is a community on the rapid downgrade." Again he said, "Every
      sensible man believes in and practices religion.

      "To take God out of consideration when viewing Mr. Roosevelt's life
      is to mislead the people and lessen the permanency of his influence.
      Without a religious training similar to that which he and his
      associates received and followed, there will be no leaders of
      caliber and strength to succeed the present-day leaders; teachers
      and parents must realize that or fail at their task. The child
      without a religious training is unfitted to meet life's problems

      "Religion does not consist alone of prayer, Bible reading, and
      church attendance. While necessary for ripest development, they are
      but sunshine, rain, and soil which feed the roots of faith and
      enable the character to bear fruit in words and deeds of
      righteousness. Neither does any religion require humans who profess
      it to be without flaw or periods of failure. The orchard is not dug
      up because it bears some scrubby fruit, or even if it fails to
      produce for one whole season. Americanism is often cheapened by
      hypocrites; none of us reach our highest ideals as citizens, and yet
      we do not refrain from professing to be an "American" on this
      account. It is unfair to demand that those who announce themselves
      as pupils in the school of Christ, by professing to be Christians,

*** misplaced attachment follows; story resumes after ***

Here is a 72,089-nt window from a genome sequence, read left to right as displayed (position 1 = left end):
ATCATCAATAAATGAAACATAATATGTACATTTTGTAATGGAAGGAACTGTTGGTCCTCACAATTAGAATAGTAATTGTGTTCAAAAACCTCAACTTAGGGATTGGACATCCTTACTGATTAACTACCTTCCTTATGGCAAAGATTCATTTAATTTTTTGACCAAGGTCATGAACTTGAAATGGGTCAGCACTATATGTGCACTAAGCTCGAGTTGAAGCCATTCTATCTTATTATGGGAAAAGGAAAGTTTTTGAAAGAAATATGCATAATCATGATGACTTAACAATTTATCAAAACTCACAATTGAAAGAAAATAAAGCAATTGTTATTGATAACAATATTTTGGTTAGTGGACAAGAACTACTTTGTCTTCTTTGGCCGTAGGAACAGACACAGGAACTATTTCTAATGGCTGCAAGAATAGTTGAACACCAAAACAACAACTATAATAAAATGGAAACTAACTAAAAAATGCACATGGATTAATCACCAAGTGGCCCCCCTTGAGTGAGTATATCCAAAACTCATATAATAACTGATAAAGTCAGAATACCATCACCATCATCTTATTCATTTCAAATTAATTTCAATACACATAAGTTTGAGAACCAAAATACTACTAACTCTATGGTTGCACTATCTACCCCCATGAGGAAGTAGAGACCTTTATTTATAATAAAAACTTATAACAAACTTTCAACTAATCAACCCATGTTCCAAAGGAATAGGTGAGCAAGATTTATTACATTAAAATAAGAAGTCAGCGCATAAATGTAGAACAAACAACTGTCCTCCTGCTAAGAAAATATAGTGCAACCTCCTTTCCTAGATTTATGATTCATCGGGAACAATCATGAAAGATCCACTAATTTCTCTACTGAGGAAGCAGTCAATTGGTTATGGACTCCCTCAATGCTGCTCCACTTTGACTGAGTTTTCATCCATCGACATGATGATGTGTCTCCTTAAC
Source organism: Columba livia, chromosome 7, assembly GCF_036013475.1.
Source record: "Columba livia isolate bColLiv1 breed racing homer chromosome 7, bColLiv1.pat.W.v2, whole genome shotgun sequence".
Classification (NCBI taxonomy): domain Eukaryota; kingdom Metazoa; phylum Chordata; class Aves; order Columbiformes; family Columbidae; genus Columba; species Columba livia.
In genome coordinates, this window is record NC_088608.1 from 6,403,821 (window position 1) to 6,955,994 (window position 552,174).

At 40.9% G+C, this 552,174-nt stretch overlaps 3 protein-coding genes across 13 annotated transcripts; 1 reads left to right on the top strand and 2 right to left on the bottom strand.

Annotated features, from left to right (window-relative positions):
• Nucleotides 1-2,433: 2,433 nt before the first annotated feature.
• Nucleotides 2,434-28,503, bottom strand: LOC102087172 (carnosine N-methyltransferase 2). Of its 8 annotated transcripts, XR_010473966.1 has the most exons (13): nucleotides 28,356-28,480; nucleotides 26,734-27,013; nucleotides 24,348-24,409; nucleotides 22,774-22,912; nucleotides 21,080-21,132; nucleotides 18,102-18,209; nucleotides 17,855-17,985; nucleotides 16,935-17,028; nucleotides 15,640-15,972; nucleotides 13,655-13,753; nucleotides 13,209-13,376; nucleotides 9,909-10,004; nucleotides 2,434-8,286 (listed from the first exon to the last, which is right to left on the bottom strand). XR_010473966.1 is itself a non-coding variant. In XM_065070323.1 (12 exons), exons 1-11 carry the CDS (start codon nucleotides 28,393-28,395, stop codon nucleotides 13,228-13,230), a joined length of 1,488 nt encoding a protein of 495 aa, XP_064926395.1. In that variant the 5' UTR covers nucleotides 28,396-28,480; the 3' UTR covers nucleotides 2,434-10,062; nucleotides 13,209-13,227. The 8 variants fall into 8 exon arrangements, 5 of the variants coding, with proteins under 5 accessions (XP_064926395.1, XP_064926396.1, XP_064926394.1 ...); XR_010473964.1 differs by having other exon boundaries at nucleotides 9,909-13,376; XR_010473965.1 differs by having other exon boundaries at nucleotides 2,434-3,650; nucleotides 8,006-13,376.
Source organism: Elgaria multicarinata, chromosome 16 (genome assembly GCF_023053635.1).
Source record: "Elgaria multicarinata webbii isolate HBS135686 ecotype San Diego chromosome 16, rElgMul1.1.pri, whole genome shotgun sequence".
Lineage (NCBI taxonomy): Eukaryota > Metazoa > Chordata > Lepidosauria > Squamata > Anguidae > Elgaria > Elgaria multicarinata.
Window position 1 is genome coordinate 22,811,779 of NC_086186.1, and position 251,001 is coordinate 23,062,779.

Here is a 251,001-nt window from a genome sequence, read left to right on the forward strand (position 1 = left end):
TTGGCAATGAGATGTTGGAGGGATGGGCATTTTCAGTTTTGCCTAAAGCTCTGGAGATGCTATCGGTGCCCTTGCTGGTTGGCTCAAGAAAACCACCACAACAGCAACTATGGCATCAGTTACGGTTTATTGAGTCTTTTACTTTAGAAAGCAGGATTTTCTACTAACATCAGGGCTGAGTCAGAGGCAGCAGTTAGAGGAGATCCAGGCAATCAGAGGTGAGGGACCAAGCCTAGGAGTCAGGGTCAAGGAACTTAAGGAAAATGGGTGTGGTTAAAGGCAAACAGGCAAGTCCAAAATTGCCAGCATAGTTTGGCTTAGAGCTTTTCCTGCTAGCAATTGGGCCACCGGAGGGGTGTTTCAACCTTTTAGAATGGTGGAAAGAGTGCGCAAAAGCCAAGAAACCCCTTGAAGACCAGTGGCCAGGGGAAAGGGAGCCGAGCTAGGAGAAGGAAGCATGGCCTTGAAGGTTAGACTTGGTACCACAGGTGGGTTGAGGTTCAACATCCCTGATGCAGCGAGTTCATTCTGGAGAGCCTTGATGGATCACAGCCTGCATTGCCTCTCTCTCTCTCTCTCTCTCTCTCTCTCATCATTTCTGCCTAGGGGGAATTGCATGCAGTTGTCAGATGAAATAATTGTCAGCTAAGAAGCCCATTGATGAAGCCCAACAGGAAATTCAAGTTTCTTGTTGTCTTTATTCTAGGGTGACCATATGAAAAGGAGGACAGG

should be flawless.

      "This book will review all phases of Mr. Roosevelt's life but with
      the single purpose of exhibiting his religious traits. His ordinary
      faults will be taken for granted. No one will conclude, therefore,
      that he had no temptations or failures or lapses from a perfect
      Christian standard because they are not presented.

      "His religion is traced back to his childhood, followed in his own
      home, discovered in his ideals, teachings, and activities, and
      confidently identified in his church affiliations and advocacies.
      The material has been gathered from biographies and articles, the
      writings and addresses of Mr. Roosevelt and from interviews with
      such high authorities as...."

      The book was first published in 1922 by Abingdon Press and seems to
      be relatively comprehensive in considering the various aspects of
      Roosevelt's adherence to Christianity. The following is taken from
      the Contents page:

      President Harding's Testimony
      Leonard Wood's Testimony
      An Explanation
      I. Theodore's Childhood Home
      II. His Own an Ideal Home
      III. A Helpful Father Himself
      IV. Providentially Prepared For His Career
      V. The Essential of Success
      VI. A Humble Self-Confidence
      VII. A Courteous Christian Friend
      VIII. The Brother of His People
      IX. Public Duties Fearlessly Performed
      X. Preached and Practiced High Ideals
      XI. Was He A Christian? Others' Testimony
      XII. Was He A Christian? His Own Testimony
      XIII. A Pure and Reverent Mind
      XIV. Drinking and Prohibition
      XV. His Opinion of The Bible
      XVI. Did He Join the Church?
      XVII. Church Attendance and Work
      Books Used As References

      If you're interested in learning more about Roosevelt's Christian
      faith and practice, I believe this book would be worth reading, if
      you can find it.

      Tom Hartnett
    • Show all 9 messages in this topic